Cichorium intybus (Chicory)

Paracelsus, the alchemist from the 17th century said that after seven years, the chicory plant turns into a bird. A tall, straggly plant in the Asteraceace family, chicory flowers vary from blue to lavender, while some are white and pink. We see chicory flowers as blue because the flower petals reject and reflect the blue part of the light spectrum. Blue flowers occur in only 10% of the 300,000 flowering species, and the color blue is rare across diverse species, even though broad expanses of water and sky appear blue. Yet blue is highly visible to pollinators. Blue flowers have a rare, complex molecule that can absorb very small amounts of energy. Discovered only recently is the intriguing notion that ancient humans could not see the color blue, and did not have a word for blue. A tribe in Namibia whose language has no word for blue was tested with color charts, and most had trouble recognizing blue.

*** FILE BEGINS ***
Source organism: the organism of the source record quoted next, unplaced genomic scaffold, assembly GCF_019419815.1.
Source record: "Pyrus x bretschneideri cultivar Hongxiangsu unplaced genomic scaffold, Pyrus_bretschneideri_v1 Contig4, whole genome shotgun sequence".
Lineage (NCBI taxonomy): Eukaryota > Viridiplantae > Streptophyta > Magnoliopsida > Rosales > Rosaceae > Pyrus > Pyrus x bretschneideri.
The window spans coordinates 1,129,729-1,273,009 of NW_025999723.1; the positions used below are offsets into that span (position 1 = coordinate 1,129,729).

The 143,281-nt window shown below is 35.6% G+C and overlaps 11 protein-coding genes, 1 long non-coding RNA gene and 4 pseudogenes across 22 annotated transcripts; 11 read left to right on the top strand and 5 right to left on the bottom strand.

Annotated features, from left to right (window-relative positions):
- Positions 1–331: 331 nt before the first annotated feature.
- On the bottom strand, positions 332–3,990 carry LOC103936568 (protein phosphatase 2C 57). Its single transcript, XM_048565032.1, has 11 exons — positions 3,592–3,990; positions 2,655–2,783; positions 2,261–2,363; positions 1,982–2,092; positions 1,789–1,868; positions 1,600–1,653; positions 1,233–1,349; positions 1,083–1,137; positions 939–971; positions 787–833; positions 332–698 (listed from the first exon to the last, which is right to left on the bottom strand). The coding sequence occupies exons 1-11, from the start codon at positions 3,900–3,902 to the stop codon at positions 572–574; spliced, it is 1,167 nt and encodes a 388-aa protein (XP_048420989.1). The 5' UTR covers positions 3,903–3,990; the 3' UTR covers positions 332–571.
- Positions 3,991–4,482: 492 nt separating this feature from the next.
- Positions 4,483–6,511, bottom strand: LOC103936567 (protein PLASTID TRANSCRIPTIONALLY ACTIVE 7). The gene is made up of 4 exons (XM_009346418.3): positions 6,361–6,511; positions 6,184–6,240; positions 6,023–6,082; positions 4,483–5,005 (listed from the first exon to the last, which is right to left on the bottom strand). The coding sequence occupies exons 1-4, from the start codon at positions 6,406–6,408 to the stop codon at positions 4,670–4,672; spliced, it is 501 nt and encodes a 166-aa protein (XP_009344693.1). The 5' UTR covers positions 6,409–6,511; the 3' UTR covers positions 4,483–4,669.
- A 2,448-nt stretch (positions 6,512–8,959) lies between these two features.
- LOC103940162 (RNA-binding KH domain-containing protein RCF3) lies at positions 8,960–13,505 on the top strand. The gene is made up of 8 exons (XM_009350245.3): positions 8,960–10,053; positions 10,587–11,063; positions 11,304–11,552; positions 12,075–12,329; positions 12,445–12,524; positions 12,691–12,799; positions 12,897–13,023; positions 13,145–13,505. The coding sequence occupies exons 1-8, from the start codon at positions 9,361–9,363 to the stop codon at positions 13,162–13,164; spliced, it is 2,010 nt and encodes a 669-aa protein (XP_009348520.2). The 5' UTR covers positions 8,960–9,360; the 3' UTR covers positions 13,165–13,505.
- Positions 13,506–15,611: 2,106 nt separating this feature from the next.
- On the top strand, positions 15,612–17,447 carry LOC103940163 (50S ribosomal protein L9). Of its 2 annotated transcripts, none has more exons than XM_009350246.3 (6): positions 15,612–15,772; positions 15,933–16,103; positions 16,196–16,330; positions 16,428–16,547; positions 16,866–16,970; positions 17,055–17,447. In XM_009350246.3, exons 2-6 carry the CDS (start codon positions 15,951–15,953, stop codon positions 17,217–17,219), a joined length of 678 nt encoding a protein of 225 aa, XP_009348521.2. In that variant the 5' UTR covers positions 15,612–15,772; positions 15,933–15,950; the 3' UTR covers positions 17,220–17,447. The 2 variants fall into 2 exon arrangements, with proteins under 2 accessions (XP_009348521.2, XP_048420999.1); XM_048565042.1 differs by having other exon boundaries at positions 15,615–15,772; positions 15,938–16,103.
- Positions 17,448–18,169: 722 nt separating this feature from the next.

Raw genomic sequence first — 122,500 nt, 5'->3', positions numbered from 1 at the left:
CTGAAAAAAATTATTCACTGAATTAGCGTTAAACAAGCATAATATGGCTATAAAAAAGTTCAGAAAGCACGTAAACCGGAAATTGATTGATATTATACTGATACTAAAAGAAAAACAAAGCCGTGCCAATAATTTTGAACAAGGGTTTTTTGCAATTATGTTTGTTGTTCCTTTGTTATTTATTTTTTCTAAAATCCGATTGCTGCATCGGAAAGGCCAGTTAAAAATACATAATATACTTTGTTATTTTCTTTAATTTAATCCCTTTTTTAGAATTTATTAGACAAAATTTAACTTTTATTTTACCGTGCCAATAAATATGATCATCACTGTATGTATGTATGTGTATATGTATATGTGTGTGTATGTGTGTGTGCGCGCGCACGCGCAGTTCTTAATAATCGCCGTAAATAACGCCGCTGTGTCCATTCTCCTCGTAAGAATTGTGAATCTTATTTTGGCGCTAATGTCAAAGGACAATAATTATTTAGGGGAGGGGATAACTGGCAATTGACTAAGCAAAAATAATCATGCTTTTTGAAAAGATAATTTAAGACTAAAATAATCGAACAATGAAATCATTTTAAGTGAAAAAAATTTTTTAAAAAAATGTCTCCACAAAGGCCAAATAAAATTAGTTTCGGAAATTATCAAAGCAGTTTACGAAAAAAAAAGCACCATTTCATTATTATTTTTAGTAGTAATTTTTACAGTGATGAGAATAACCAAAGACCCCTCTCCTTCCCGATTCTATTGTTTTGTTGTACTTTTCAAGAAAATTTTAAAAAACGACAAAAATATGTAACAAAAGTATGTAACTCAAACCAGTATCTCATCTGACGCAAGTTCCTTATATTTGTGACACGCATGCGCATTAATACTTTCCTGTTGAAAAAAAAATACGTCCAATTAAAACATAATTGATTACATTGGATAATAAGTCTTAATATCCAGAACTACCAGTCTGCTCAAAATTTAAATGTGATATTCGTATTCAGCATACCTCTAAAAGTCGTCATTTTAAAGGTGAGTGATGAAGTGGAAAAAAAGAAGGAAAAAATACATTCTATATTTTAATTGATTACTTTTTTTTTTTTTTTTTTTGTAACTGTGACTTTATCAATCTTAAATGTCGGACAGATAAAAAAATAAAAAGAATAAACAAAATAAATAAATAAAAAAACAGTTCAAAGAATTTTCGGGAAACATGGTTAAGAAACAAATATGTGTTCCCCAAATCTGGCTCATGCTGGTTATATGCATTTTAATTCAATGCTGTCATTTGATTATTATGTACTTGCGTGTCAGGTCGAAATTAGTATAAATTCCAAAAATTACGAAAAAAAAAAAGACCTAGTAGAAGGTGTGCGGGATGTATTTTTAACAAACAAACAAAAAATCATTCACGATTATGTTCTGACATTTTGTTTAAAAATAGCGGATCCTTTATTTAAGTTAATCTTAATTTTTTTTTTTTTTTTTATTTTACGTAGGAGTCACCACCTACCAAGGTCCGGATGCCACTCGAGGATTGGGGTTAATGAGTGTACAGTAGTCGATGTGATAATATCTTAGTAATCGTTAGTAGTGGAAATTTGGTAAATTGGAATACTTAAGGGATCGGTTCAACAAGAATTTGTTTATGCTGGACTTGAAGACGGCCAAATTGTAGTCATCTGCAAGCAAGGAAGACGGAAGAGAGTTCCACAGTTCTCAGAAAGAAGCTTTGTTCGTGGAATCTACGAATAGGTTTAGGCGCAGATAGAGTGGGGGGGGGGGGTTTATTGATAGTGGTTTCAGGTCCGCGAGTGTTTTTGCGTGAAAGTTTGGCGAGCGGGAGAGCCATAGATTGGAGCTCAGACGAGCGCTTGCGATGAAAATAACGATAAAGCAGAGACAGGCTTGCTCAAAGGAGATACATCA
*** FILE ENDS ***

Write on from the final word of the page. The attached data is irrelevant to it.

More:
Chicory is a clock plant, whose flowers open and close by the sun’s positions. Magically, chicory correlates to air, the sun and masculinity, and has been used to time travel or to alter time. Chicory is perennial and the leaves are edible. When boiled, the roots are tasty with butter. Chicory root is ground, roasted, and added to coffee in New Orleans, called Creole coffee, with 70% coffee and 30% chicory. Chicory has been a coffee substitute and was drunk during WW2 when coffee was harder to obtain. The long tap root is 3-5 feet and lobed leaves around the base of the plant look like dandelion leaves. Endive and radicchio are different species within the chicory genus. In Thomas Jefferson’s Farm Book, he describes chicory as “one of the greatest acquisitions a farmer can have.” He used the plant for animal fodder and as a table green. George Washington gave him the seeds.

Elizabeth Oriel 2022